Letters Uncategorized

For some the chains grow heavier

A memory from 1 July 2000 – the day the GST was introduced in Australia.

I resigned from IBMGS on 30 June 2000 – if I hadn’t, I would have had a fortnightly increase in my pay packet of around $140 – the tax compensation for the introduction of the GST.  That day I wrote a letter to The Age – the first letter I ever wrote to them.  I hadn’t checked the next day and I was upstairs clearing some of my work files as I had been working from home.  The intercom buzzed and I went downstairs to see what my wife Patricia wanted.  She was with one of the local ladies who came in for a couple of hours each day to give me a break.  Patricia at that stage could not hold the paper herself so the helper (angels in my mind) would fold the paper and read out headlines and then the stories she wanted to hear.  The helper had just read out my letter to Patricia and it was the lead letter of the day and The Age titled it “For some of us, the chains grow heavier “.

To this day I can still see the loving smile on Patricia’s face – she was proud of that letter – I hadn’t told her that I was going to write the letter mainly because I doubted it would get published.

This is the letter and as you will no doubt see – nothing has changed

For some of us, the chains grow heavier

I keep hearing how much better off we all will be once the GST is introduced.  Any increases in prices will apparently be more than compensated for by the reduced tax rates.  But what about those people who are not earning any income?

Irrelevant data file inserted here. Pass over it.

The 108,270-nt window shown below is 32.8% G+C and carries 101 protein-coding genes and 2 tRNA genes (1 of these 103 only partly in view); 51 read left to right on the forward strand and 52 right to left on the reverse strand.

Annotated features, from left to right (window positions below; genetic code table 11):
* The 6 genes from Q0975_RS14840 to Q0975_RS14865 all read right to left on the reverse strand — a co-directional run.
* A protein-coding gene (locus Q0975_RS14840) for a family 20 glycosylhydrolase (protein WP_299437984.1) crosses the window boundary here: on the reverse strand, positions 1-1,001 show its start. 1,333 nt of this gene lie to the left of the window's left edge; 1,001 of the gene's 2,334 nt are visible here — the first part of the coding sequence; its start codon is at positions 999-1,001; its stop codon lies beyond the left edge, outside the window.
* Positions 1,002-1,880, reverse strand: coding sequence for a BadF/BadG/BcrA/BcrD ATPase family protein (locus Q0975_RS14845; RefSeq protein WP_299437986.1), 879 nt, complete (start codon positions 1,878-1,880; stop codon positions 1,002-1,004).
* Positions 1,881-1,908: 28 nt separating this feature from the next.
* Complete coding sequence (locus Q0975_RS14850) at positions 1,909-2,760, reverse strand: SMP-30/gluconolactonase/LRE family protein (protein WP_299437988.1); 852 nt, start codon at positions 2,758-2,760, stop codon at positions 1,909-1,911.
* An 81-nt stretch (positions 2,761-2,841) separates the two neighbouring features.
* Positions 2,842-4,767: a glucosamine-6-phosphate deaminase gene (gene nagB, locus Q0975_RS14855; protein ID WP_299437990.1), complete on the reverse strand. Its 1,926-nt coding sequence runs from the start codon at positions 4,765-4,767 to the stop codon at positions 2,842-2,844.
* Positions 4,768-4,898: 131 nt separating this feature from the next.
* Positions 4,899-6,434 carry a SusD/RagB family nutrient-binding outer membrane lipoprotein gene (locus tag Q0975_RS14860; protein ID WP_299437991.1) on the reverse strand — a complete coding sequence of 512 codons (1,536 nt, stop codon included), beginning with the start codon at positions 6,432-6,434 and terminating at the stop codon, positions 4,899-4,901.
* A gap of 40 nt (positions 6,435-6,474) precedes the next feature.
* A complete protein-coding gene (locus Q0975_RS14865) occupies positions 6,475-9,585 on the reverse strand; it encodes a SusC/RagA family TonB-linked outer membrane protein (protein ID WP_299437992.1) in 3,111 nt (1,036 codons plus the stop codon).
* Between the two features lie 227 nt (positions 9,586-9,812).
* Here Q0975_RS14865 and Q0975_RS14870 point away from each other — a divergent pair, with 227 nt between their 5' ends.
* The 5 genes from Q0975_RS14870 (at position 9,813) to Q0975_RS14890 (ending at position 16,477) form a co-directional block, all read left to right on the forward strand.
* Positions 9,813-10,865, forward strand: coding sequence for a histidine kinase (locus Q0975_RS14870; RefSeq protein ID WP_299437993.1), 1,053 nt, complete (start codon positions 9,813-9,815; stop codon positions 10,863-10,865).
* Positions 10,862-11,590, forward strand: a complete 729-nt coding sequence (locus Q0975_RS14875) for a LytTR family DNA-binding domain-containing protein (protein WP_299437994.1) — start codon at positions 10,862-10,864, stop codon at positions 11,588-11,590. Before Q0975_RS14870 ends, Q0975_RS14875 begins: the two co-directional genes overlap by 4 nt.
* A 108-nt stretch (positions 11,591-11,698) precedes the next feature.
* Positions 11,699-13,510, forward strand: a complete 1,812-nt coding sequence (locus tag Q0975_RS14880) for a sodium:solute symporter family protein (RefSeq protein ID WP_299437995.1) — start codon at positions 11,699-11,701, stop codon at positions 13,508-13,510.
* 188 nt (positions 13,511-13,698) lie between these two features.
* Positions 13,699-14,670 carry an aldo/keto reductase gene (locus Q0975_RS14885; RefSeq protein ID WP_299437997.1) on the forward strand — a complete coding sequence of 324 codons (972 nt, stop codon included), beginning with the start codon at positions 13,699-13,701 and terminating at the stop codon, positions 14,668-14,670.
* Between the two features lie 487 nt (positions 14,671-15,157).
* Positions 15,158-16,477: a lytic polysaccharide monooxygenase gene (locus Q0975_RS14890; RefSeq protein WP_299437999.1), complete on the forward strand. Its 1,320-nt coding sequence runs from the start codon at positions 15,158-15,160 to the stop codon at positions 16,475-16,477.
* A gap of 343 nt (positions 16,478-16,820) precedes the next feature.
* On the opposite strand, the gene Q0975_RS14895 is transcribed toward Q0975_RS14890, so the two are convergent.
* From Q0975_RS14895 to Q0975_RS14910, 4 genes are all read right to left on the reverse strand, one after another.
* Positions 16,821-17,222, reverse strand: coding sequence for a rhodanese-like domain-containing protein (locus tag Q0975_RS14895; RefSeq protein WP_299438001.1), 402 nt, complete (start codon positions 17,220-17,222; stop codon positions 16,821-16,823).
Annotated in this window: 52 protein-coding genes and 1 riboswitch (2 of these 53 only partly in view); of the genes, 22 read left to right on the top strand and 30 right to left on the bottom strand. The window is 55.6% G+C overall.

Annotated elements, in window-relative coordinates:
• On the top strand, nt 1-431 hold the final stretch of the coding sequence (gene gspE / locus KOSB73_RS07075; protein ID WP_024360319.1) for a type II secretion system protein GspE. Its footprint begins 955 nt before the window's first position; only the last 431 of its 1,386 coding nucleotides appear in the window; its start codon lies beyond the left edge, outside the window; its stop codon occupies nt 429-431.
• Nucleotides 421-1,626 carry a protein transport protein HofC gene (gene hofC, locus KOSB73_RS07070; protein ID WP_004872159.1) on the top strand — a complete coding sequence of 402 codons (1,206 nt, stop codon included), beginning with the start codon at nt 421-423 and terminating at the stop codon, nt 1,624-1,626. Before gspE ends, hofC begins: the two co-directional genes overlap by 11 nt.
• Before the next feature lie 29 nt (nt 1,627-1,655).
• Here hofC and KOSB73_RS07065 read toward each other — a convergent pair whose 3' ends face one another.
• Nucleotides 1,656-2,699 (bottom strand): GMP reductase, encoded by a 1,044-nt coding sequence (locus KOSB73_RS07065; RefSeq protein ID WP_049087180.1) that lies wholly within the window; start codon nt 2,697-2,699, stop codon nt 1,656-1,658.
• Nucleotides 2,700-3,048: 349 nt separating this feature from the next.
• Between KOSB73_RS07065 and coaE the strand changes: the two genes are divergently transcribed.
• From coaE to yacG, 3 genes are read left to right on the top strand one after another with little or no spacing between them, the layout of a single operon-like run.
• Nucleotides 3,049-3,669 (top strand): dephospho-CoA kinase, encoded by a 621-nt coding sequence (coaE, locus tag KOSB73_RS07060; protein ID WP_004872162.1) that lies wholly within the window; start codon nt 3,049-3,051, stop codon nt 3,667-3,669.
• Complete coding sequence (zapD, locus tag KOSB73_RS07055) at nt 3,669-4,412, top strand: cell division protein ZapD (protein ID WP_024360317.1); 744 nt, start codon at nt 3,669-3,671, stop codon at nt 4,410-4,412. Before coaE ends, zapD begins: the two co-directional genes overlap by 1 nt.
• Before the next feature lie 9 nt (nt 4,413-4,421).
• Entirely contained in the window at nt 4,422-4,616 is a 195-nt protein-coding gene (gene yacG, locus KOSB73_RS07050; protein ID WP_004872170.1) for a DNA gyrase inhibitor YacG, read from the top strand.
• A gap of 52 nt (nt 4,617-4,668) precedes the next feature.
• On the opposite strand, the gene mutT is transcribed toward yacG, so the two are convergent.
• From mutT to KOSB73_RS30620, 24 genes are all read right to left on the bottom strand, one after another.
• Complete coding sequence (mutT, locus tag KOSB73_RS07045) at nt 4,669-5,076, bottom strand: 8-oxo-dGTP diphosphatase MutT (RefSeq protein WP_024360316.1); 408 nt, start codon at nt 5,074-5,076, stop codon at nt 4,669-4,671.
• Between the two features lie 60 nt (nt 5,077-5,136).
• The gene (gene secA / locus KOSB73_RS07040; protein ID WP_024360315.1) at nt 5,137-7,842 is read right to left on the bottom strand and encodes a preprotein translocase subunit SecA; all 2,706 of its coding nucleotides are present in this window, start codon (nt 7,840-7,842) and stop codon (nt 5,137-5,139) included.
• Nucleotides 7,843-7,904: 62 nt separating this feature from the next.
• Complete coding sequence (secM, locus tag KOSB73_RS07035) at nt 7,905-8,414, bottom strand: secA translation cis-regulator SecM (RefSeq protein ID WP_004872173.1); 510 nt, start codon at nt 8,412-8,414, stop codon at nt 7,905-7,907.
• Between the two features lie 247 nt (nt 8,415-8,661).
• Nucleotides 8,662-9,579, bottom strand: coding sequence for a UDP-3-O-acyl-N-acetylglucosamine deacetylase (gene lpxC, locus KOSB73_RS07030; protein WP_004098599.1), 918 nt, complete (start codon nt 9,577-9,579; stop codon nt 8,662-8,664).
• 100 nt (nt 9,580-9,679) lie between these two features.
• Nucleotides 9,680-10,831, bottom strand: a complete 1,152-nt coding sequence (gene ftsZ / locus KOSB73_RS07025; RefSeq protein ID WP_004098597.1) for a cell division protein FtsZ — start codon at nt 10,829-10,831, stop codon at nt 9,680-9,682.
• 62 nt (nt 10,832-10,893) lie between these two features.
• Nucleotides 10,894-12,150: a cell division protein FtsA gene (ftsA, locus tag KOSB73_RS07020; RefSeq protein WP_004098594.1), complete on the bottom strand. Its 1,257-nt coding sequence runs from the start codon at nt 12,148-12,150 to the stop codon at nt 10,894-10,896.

At the age of 59, I have reluctantly given up a well paid job in order to look after my wife who is seriously ill.  It was either that or put her into a nursing home.

The pension that the government pays to carers is ridiculously low and as a result I am now drawing on my superannuation and savings each month.  Even that pension is at risk because the total I have in my superannuation funds is regarded as an asset and currently exceeds the assets limit allowed by the government.

The biggest fear I had to face when deciding to give up work was the fact that I don’t have as much superannuation as I would like.  In ten years I may well have exhausted all my superannuation and be left with only the age pension.

I say I have given up work.  In fact, I am working more hours now than most people do.  The demands on a carer with a seriously disabled partner are high.  I work much, much more than 40 hours a week for nothing except the carer payment and allowance – a total of just under $400 a fortnight.

If my wife didn’t have me to look after her, it would cost the government at least $1400 a fortnight to look after her in a nursing home.

Two-and-a-half months ago, I wrote on this matter to the Prime Minister (John Howard), with copies to the Treasurer, the Opposition Leader, and my own local MP, Alan Griffin.

I received a letter from one of Mr Howard’s staff members saying my GST comments had been referred to the Assistant Treasurer, Rod Kemp.

That is the only response I have had to date, which is disgraceful.

I am fortunate in that I do have some superannuation and a reasonable home to live in.  I am fairly resourceful and still young enough to do certain things.

But there are thousands of carers in the community who are less fortunate than I am, who are struggling to look after their partners, and who will be a lot worse off from tomorrow.  But I don’t think anyone in government in Canberra gives two hoots about them.